October 16, 2011

Happy fun monsoon time

When I first booked this Asia trip, I was rather worried about traveling during monsoon season.  I pictured myself trying to make my way around India, Thailand, Vietnam, and Cambodia in constant, torrential rain.  I thought I would be living in my raincoat and water shoes.  And then I actually took the time to read about the monsoon.  Sure, there is a lot of rain, but it tends to come in short (albeit rather heavy) spurts.  Well, shoot, that sounds like summer in Alabama.  No problem!  And for most of the trip, it really wasn't a problem.  Sure, it rained on me a few times, but not to the extent that I thought the ominous-sounding word "monsoon" entailed.

Not until we arrived in Cambodia, at least.  The monsoon gods decided that we couldn't escape the continent without a proper understanding of what the monsoon can truly unleash.  And that's how I ended up literally wading my way around Siem Reap on my very last day of the trip.

The torrential rains that Dan and I hadn't exactly managed to escape over the previous couple of days swelled the Siem Reap River far past the capacity of its banks.  On my final morning, I woke up to the sight of the river lapping at the entrance to my hotel.  My water sandals had broken just days before in the Mekong Delta.  The only functioning shoes I had left were sneakers.  I could hear the monsoon gods laughing.

It didn't take me long to realize that a 6-inch cover of water barely fazed the locals.  In the US, such an occurrence would shut down a town and make the national news.  But Siem Reap barely blinked.  Motorbikes and tuk-tuks still traversed the streets.  Vendors still pedaled their wares.  Children went nuts playing in the street.  The hotel manager's son made a grand event out of it by sporting an umbrella hat and floating around the hotel entrance on an inflatable raft.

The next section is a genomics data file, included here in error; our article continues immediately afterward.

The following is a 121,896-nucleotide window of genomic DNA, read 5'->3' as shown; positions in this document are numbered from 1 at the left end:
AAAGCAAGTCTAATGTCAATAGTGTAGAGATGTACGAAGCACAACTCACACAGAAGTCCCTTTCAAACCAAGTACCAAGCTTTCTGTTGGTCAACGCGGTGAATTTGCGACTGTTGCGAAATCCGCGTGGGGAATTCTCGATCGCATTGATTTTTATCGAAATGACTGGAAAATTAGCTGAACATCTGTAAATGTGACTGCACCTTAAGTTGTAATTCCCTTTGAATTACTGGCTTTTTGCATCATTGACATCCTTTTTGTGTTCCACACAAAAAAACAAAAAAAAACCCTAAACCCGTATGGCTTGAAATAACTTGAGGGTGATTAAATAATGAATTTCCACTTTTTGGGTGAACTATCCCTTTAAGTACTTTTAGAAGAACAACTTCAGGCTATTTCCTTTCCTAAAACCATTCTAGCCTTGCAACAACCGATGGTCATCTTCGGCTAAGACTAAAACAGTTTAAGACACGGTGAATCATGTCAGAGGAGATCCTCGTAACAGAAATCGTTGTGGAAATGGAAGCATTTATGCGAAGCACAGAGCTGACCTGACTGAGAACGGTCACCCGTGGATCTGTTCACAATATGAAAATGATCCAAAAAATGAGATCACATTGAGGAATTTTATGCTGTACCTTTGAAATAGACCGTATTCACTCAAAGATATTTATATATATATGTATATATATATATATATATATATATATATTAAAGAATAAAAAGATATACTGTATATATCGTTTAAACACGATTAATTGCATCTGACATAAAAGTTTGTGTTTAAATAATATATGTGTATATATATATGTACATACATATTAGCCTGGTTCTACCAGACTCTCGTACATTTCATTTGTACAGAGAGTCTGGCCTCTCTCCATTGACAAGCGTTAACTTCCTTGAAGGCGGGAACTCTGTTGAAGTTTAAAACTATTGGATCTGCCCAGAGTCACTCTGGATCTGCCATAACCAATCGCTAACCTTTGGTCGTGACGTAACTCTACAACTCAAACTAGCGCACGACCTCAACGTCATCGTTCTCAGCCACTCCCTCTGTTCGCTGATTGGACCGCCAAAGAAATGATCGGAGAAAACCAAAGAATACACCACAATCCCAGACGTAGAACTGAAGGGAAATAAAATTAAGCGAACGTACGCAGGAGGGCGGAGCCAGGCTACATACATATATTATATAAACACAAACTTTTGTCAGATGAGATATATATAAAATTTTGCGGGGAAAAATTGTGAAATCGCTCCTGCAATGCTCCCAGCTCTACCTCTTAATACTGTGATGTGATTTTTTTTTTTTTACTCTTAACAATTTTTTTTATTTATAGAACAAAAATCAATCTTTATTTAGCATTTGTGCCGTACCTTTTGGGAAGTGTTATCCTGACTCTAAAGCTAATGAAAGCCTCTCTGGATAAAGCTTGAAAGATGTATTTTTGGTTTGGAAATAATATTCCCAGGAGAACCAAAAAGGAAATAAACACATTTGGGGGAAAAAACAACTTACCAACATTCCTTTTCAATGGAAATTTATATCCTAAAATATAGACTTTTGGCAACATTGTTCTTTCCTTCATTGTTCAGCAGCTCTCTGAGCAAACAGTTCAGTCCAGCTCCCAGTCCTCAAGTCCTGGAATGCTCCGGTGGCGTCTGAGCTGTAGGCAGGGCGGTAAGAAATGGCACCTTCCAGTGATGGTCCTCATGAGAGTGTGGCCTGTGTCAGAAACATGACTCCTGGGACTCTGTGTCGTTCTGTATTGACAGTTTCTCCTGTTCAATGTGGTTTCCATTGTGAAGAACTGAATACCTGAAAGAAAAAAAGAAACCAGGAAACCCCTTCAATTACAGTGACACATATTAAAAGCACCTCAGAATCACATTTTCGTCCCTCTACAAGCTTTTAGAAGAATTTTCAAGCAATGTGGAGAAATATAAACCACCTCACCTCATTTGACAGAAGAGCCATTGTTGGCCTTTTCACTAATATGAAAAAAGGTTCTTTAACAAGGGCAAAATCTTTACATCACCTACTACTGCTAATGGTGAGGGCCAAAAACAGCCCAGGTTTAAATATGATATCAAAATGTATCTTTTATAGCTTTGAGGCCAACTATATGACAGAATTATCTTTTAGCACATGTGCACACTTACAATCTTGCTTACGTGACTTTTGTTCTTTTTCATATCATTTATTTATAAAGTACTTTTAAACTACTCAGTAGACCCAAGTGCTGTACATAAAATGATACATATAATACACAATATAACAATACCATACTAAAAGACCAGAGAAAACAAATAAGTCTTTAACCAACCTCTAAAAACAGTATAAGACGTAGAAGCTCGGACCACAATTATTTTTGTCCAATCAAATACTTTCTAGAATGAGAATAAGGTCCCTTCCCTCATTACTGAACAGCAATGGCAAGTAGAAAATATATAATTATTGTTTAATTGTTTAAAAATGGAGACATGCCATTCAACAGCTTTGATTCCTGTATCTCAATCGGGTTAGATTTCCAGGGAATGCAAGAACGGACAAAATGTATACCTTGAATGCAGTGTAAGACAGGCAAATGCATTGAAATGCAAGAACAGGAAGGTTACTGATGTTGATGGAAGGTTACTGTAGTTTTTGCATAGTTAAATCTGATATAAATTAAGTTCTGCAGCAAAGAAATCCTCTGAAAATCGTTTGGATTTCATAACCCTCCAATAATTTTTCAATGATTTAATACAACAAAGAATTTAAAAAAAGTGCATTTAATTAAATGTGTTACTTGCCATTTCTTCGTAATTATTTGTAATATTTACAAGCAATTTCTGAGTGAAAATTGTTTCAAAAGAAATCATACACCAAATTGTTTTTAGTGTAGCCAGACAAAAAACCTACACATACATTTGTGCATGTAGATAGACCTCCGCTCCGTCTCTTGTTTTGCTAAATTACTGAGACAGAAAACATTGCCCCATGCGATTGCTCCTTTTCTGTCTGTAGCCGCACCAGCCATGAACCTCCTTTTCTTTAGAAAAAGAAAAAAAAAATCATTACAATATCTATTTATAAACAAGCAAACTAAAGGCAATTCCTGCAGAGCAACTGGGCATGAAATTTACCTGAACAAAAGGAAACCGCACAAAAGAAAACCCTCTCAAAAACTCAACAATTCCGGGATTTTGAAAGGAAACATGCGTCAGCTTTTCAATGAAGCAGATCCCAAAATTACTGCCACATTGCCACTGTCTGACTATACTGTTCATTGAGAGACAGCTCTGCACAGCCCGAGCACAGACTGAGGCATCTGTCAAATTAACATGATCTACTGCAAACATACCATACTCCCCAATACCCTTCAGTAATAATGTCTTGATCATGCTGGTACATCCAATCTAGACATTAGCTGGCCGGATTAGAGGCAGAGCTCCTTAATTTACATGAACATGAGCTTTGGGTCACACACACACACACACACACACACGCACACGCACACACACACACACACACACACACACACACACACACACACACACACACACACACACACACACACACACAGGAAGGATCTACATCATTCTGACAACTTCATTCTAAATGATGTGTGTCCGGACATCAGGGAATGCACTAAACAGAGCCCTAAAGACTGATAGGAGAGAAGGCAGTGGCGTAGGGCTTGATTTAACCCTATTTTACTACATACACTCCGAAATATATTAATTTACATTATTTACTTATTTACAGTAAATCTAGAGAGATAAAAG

So what's a tourist to do when this city floods?  Wade barefoot through the streets, give in to taking a tuk-tuk ride to the Angkor Museum (as opposed to walking - or wading), and sit around drinking lots of coffee and beer.

I hired a tuk-tuk driver from the hotel entrance to take me all of 1 mile north to the Angkor Museum.  I sloshed my way into the backseat, and he drove through the flooded streets to deliver me to the entrance.

I had to get a little creative for this endeavor since I didn't have appropriate flood footwear.  I packed my sneakers and a small towel in my bag, and when he pulled up to the museum, I dried off my lower legs, slipped on the shoes, and hopped out onto dry concrete.  Easy.  I probably looked pretty goofy, though.  But this excursion made me think - Mother Nature is certainly a force to be respected and feared, but perhaps that fear is sometimes blown out of proportion on this side of the Atlantic.  The Cambodians weren't freaking out about a mere 6 inches of water.  But then again, they survived the brutality of the Khmer Rouge, so some minor flooding is probably inconsequential to them.  It's all about perspective.  


  1. Wow, what an experience! It's amazing what people can become accustomed too. Humans are amazingly adaptive to their environments. As a former Minnesotan (now living in Costa Rica), this reminds me of when people wonder how Minnesotans survive such extreme winter weather conditions - from being 20 F below for a week straight to getting 20 inches of snowfall in a couple of days. Although, my husband and I ended up not adapting very well to that and fled to Costa Rica (with a baby on the way). ;-)

  2. You are so right. Living someplace with temperatures at 20 below sounds like torture to me, but there are people who don't mind. More power to them. And congratulations on the baby! He/she will have a fantastic place to grow up in!